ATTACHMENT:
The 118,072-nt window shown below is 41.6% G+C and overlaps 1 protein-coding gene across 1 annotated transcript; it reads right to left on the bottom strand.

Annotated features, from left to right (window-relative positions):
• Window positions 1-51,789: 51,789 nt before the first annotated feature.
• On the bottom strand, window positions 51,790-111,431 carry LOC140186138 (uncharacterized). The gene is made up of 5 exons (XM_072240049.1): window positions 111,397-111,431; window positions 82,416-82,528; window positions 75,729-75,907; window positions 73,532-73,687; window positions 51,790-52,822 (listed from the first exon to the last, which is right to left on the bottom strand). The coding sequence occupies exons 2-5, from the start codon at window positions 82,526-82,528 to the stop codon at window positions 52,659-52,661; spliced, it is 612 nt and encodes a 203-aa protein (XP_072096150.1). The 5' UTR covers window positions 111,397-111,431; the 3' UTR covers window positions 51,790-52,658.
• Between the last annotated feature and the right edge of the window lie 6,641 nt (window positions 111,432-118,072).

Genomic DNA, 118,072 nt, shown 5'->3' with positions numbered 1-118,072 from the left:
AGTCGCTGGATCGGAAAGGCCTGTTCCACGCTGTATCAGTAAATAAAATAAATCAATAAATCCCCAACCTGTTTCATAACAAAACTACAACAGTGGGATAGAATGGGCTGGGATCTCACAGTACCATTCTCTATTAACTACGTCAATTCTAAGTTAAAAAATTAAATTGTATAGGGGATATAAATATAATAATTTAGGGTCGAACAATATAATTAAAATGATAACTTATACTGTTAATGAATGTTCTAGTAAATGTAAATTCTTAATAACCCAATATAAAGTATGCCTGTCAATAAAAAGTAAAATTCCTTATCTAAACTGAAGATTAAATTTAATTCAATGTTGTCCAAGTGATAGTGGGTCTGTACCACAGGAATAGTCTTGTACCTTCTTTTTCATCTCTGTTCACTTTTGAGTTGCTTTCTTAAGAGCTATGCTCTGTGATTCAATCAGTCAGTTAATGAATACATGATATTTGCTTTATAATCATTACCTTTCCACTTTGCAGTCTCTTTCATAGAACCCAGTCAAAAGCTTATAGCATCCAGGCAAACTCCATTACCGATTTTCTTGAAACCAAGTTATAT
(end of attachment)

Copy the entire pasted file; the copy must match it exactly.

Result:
The 118,072-nt window shown below is 41.6% G+C and overlaps 1 protein-coding gene across 1 annotated transcript; it reads right to left on the bottom strand.

Annotated features, from left to right (window-relative positions):
• Window positions 1-51,789: 51,789 nt before the first annotated feature.
• On the bottom strand, window positions 51,790-111,431 carry LOC140186138 (uncharacterized). The gene is made up of 5 exons (XM_072240049.1): window positions 111,397-111,431; window positions 82,416-82,528; window positions 75,729-75,907; window positions 73,532-73,687; window positions 51,790-52,822 (listed from the first exon to the last, which is right to left on the bottom strand). The coding sequence occupies exons 2-5, from the start codon at window positions 82,526-82,528 to the stop codon at window positions 52,659-52,661; spliced, it is 612 nt and encodes a 203-aa protein (XP_072096150.1). The 5' UTR covers window positions 111,397-111,431; the 3' UTR covers window positions 51,790-52,658.
• Between the last annotated feature and the right edge of the window lie 6,641 nt (window positions 111,432-118,072).

Genomic DNA, 118,072 nt, shown 5'->3' with positions numbered 1-118,072 from the left:
AGTCGCTGGATCGGAAAGGCCTGTTCCACGCTGTATCAGTAAATAAAATAAATCAATAAATCCCCAACCTGTTTCATAACAAAACTACAACAGTGGGATAGAATGGGCTGGGATCTCACAGTACCATTCTCTATTAACTACGTCAATTCTAAGTTAAAAAATTAAATTGTATAGGGGATATAAATATAATAATTTAGGGTCGAACAATATAATTAAAATGATAACTTATACTGTTAATGAATGTTCTAGTAAATGTAAATTCTTAATAACCCAATATAAAGTATGCCTGTCAATAAAAAGTAAAATTCCTTATCTAAACTGAAGATTAAATTTAATTCAATGTTGTCCAAGTGATAGTGGGTCTGTACCACAGGAATAGTCTTGTACCTTCTTTTTCATCTCTGTTCACTTTTGAGTTGCTTTCTTAAGAGCTATGCTCTGTGATTCAATCAGTCAGTTAATGAATACATGATATTTGCTTTATAATCATTACCTTTCCACTTTGCAGTCTCTTTCATAGAACCCAGTCAAAAGCTTATAGCATCCAGGCAAACTCCATTACCGATTTTCTTGAAACCAAGTTATAT